Learn about the various programs that ink manufacturers offer for tracking, mixing, and organizing inks and find out what improvements have occurred since our last review of ink-management software in the May 2001 issue of Screen Printing magazine.
By Lori Leaman
The programs calculate the total volume of ink required for a job, and hence, the total amount of each com-ponent needed to create that ink color. Many programs also estimate ink costs based on job details. All these values are displayed on screen instantly after you enter the required information.
A few programs are even designed to integrate with digital scales. When ink components are weighed out, the target weights may be displayed on screen along with a representation of the weight actually being recorded by the scale. If the ingredient falls slightly over or under the desired weight, the program automatically adjusts the amount of remaining components required and thereby keeps the color-formulation accurate. More advanced packages may drive automatic ink-dispensing systems.
Storing job specifications
The data-storage capabilities of ink-management programs are one of their most important features. Essentially, the programs are filing system for the mixing formulas they produce. The user can generally save formulas under job-reference numbers and store additional color-matching details, such as mesh count, screen tension, emulsion parameters, squeegee durometer, viewing conditions, and more, and recall this information at any time.
Ink-management software programs can help you keep track of ink usage. Most programs automatically revise their inventory records to reflect the decrease in any ingredient used for color mixing. Many also provide other inventory-control statistics, such as current ink volumes on hand and on order, reorder levels, prices, and total value of current inventory. The ink-management database may even support network environment and allow other departments in the company--such as accounting--to access the data.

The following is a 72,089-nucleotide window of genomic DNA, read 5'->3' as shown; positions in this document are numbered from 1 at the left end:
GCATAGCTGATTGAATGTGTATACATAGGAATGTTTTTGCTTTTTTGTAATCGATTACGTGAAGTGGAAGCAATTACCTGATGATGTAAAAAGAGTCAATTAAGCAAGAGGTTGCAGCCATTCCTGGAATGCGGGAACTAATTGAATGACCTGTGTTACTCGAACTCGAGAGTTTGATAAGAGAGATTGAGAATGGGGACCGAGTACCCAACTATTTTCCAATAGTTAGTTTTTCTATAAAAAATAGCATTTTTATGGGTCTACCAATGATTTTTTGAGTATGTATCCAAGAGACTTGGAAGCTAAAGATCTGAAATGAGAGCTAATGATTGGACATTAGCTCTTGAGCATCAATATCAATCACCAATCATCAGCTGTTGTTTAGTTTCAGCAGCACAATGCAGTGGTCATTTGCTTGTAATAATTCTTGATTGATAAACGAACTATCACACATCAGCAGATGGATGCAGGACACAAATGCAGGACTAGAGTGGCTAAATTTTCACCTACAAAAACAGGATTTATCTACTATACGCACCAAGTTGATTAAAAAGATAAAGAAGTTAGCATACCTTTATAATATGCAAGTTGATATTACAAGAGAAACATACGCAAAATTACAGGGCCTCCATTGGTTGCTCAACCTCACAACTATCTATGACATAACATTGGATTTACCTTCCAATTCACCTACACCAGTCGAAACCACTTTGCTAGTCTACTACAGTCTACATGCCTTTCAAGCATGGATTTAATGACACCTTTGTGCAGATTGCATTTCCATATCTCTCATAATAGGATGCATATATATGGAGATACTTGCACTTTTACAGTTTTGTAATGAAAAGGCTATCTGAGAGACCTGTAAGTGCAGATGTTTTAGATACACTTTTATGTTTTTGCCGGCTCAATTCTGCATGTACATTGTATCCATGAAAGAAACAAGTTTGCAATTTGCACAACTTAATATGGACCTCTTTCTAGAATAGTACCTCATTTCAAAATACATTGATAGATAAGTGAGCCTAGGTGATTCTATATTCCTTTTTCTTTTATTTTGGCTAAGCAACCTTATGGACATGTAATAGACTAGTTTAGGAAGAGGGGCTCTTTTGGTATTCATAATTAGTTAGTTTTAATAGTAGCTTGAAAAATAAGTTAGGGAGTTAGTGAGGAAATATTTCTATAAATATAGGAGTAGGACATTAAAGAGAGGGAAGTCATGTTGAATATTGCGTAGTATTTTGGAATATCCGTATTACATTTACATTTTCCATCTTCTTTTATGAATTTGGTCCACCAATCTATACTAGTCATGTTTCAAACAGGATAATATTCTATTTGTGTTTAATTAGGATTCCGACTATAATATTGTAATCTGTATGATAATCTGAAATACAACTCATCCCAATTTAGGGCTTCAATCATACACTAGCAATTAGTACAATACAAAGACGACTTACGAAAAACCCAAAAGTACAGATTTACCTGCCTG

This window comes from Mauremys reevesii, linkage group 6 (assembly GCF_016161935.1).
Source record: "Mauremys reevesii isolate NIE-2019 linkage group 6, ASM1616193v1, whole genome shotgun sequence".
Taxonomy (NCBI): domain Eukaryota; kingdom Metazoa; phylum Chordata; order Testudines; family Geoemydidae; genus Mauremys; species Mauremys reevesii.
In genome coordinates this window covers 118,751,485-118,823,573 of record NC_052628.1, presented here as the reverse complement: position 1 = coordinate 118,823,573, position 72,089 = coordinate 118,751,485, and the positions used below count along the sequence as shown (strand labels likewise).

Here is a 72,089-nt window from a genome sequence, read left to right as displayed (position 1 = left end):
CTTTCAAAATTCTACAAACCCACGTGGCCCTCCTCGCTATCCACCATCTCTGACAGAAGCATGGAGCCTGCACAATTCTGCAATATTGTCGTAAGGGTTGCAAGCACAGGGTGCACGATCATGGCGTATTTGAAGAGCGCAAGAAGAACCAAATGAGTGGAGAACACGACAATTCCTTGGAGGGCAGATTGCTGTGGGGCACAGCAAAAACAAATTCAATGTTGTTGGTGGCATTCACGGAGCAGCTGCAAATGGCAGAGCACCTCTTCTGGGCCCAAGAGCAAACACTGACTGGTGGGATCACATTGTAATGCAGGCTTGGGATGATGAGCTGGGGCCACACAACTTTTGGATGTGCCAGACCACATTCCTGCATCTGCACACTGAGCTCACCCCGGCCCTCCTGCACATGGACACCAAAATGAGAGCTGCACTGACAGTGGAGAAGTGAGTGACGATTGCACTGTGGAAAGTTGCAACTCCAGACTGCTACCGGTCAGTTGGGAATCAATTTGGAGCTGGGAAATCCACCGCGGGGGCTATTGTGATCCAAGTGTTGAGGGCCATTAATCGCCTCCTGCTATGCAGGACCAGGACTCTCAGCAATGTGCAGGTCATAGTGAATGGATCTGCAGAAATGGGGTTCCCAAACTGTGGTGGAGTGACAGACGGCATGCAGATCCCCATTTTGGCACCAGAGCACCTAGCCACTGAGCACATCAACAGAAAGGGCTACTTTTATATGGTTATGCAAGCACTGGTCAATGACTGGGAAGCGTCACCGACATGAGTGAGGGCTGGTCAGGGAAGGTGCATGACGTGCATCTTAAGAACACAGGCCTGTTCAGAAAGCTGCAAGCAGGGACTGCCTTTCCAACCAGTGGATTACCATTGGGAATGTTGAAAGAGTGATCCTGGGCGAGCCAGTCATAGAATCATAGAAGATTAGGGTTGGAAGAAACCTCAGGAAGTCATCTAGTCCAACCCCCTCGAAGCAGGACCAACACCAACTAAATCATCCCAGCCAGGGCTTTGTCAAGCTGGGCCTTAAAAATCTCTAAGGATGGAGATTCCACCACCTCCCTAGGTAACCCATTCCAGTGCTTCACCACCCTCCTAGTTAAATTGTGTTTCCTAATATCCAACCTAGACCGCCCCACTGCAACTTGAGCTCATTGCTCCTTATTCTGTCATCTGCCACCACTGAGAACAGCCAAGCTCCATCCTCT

Most ink-management programs include a recycling function that lets you create new colors by incorporating leftovers of already mixed colors with new mixing components. You simply select the code for the leftover color, then have the program search for other formulations that use the same components. Typically, the program not only lists acceptable new colors, but also details the amounts of leftover ink and new components that must be mixed to achieve a particular volume of the new color.
Most of the general features previously described can be found on any ink-management program, but each software package also has its own unique features and capabilities. The following sections consider each brand of ink-management software on the market today and highlight their specialized functions.
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